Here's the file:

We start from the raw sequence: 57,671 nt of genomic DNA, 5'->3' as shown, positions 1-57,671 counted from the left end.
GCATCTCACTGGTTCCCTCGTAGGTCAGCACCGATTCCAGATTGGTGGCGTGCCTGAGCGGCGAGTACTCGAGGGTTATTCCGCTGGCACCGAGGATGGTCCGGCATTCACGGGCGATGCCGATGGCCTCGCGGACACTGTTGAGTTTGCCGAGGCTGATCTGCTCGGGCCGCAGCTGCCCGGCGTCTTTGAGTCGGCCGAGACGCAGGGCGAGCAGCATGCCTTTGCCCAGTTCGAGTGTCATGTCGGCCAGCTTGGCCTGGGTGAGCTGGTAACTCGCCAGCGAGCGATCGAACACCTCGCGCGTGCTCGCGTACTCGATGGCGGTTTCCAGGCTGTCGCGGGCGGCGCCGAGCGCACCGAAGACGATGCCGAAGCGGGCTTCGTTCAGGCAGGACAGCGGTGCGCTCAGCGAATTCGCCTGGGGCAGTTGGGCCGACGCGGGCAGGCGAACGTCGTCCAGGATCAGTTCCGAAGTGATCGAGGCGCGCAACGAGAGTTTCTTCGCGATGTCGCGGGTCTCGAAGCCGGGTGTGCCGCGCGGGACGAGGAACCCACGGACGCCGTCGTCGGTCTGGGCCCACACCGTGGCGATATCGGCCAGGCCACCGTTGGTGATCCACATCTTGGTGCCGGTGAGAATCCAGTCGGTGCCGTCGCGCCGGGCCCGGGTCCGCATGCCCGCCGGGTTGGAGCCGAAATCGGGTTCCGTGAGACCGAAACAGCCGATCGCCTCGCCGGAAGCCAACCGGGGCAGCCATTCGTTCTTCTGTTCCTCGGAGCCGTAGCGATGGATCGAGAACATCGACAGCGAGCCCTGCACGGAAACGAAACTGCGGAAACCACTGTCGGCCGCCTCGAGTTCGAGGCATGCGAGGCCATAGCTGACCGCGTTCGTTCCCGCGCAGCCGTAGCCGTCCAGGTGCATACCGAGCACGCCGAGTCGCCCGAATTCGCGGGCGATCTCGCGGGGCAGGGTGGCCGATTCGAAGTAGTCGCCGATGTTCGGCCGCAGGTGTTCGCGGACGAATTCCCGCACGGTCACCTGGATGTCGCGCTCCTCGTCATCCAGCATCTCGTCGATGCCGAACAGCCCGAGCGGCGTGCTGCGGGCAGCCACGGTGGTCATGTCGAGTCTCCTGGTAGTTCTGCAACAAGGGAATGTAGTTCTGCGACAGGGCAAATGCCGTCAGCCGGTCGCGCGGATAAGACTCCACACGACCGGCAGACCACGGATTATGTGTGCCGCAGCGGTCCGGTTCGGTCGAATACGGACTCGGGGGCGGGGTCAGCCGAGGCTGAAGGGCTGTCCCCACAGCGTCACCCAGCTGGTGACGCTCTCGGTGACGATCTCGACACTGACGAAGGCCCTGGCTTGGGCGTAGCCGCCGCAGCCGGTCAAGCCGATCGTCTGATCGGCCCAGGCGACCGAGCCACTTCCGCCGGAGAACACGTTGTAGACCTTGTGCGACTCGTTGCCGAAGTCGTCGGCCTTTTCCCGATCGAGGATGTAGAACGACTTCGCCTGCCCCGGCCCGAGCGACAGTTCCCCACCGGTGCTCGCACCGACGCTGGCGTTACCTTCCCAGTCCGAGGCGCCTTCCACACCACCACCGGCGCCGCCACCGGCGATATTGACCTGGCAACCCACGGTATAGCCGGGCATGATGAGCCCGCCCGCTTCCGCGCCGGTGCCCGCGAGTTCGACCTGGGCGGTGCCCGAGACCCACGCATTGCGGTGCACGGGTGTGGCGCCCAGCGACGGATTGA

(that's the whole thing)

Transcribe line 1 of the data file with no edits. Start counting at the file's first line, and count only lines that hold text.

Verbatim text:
We start from the raw sequence: 57,671 nt of genomic DNA, 5'->3' as shown, positions 1-57,671 counted from the left end.